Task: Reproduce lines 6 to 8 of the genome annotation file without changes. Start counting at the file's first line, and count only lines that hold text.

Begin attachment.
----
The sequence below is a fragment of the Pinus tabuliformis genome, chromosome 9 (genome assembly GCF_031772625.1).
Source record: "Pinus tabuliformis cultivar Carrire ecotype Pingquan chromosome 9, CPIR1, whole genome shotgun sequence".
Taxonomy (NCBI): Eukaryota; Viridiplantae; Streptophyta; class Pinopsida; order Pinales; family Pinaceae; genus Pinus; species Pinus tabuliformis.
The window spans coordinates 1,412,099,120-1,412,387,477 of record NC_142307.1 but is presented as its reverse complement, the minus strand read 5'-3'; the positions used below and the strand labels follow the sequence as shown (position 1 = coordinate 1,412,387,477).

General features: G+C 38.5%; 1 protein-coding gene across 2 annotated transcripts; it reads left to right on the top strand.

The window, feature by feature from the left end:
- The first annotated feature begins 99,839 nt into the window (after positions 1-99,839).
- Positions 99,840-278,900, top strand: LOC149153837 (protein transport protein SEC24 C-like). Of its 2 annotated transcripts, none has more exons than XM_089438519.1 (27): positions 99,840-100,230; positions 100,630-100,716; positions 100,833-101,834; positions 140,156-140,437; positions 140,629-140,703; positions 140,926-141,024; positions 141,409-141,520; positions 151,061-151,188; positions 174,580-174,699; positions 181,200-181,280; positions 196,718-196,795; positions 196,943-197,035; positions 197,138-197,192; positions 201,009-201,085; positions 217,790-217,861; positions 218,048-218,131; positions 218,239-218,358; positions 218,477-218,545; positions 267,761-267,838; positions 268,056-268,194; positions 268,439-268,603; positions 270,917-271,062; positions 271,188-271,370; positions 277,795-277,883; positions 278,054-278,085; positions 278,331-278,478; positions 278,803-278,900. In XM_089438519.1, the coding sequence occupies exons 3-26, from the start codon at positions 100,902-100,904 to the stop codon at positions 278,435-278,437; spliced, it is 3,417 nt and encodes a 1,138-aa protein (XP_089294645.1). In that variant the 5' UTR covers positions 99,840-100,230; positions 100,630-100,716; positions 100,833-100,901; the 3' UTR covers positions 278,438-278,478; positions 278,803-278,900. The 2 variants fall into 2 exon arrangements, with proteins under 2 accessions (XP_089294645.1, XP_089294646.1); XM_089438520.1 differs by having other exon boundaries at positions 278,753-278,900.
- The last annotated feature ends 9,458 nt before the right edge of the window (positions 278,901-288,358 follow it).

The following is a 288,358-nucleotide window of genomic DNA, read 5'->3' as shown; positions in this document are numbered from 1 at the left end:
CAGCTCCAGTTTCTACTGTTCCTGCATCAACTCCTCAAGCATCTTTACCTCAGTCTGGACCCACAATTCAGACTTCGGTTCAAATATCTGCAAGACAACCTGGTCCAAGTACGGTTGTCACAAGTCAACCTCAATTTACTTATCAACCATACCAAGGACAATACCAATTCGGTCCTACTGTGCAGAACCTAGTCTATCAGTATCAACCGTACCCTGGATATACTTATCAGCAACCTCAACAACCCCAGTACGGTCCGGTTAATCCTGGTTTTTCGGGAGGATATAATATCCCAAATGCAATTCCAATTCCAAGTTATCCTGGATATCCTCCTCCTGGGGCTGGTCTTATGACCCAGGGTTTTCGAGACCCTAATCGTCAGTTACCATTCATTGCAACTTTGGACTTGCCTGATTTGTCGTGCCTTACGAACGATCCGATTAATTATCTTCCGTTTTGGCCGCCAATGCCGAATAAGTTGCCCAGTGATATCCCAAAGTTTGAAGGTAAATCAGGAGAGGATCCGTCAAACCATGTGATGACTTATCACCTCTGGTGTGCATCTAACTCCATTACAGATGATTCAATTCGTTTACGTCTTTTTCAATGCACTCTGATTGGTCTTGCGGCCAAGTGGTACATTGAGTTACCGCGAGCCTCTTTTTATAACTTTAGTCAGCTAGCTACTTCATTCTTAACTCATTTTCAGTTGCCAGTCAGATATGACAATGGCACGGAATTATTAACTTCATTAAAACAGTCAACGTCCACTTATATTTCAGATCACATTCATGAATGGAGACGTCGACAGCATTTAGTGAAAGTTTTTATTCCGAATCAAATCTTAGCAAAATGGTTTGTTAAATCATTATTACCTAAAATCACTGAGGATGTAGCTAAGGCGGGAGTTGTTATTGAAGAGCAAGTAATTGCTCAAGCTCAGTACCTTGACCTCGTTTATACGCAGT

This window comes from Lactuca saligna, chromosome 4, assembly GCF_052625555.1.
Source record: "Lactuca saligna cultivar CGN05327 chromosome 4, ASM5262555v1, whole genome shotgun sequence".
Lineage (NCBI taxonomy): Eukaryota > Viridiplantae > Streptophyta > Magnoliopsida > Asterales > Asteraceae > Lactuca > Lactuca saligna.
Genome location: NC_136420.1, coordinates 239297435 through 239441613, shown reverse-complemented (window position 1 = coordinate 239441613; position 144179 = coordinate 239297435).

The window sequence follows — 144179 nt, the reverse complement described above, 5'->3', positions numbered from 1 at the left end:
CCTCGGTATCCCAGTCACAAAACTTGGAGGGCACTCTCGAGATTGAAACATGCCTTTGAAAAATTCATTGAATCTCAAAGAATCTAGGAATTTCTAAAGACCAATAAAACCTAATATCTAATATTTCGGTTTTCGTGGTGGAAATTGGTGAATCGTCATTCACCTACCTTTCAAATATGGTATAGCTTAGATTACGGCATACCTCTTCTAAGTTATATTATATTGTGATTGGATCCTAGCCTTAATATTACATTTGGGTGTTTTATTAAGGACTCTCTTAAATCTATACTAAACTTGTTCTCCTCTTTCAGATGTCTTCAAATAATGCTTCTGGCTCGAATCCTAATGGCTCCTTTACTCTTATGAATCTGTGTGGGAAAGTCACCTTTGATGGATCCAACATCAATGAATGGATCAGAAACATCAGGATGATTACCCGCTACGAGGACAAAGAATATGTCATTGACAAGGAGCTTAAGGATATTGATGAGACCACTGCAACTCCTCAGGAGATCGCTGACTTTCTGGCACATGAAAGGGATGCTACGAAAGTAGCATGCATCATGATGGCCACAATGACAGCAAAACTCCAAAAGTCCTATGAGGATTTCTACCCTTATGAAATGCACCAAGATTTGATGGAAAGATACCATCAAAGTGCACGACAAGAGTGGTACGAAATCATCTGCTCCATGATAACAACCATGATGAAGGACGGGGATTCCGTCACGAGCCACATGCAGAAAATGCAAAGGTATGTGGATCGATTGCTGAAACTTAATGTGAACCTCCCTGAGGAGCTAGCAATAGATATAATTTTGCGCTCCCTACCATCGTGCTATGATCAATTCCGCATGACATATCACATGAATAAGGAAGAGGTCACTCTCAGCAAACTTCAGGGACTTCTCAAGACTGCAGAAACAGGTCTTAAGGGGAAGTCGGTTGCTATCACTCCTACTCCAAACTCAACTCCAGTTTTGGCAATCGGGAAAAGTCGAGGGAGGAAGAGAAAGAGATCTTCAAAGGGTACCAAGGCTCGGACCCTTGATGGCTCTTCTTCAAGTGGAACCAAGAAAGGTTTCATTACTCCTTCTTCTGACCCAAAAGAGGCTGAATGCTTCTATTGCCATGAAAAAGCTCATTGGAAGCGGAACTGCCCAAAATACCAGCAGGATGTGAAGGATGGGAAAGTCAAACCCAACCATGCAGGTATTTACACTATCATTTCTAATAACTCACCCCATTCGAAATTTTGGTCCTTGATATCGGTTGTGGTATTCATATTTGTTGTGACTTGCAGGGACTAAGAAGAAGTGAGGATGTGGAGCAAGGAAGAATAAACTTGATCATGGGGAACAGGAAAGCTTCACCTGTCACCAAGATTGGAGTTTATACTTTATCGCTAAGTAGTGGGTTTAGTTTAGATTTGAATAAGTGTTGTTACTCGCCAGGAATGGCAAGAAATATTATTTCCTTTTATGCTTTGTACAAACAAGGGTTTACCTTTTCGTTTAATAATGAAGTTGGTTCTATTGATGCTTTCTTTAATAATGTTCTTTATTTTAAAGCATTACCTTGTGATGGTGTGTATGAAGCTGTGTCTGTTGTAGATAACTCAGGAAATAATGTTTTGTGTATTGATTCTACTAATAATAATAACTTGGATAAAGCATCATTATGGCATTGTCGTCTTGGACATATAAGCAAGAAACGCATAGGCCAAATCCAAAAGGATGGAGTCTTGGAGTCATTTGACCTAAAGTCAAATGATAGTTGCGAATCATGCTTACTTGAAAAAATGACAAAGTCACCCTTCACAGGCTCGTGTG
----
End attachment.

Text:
The window, feature by feature from the left end:
- The first annotated feature begins 99,839 nt into the window (after positions 1-99,839).
- Positions 99,840-278,900, top strand: LOC149153837 (protein transport protein SEC24 C-like). Of its 2 annotated transcripts, none has more exons than XM_089438519.1 (27): positions 99,840-100,230; positions 100,630-100,716; positions 100,833-101,834; positions 140,156-140,437; positions 140,629-140,703; positions 140,926-141,024; positions 141,409-141,520; positions 151,061-151,188; positions 174,580-174,699; positions 181,200-181,280; positions 196,718-196,795; positions 196,943-197,035; positions 197,138-197,192; positions 201,009-201,085; positions 217,790-217,861; positions 218,048-218,131; positions 218,239-218,358; positions 218,477-218,545; positions 267,761-267,838; positions 268,056-268,194; positions 268,439-268,603; positions 270,917-271,062; positions 271,188-271,370; positions 277,795-277,883; positions 278,054-278,085; positions 278,331-278,478; positions 278,803-278,900. In XM_089438519.1, the coding sequence occupies exons 3-26, from the start codon at positions 100,902-100,904 to the stop codon at positions 278,435-278,437; spliced, it is 3,417 nt and encodes a 1,138-aa protein (XP_089294645.1). In that variant the 5' UTR covers positions 99,840-100,230; positions 100,630-100,716; positions 100,833-100,901; the 3' UTR covers positions 278,438-278,478; positions 278,803-278,900. The 2 variants fall into 2 exon arrangements, with proteins under 2 accessions (XP_089294645.1, XP_089294646.1); XM_089438520.1 differs by having other exon boundaries at positions 278,753-278,900.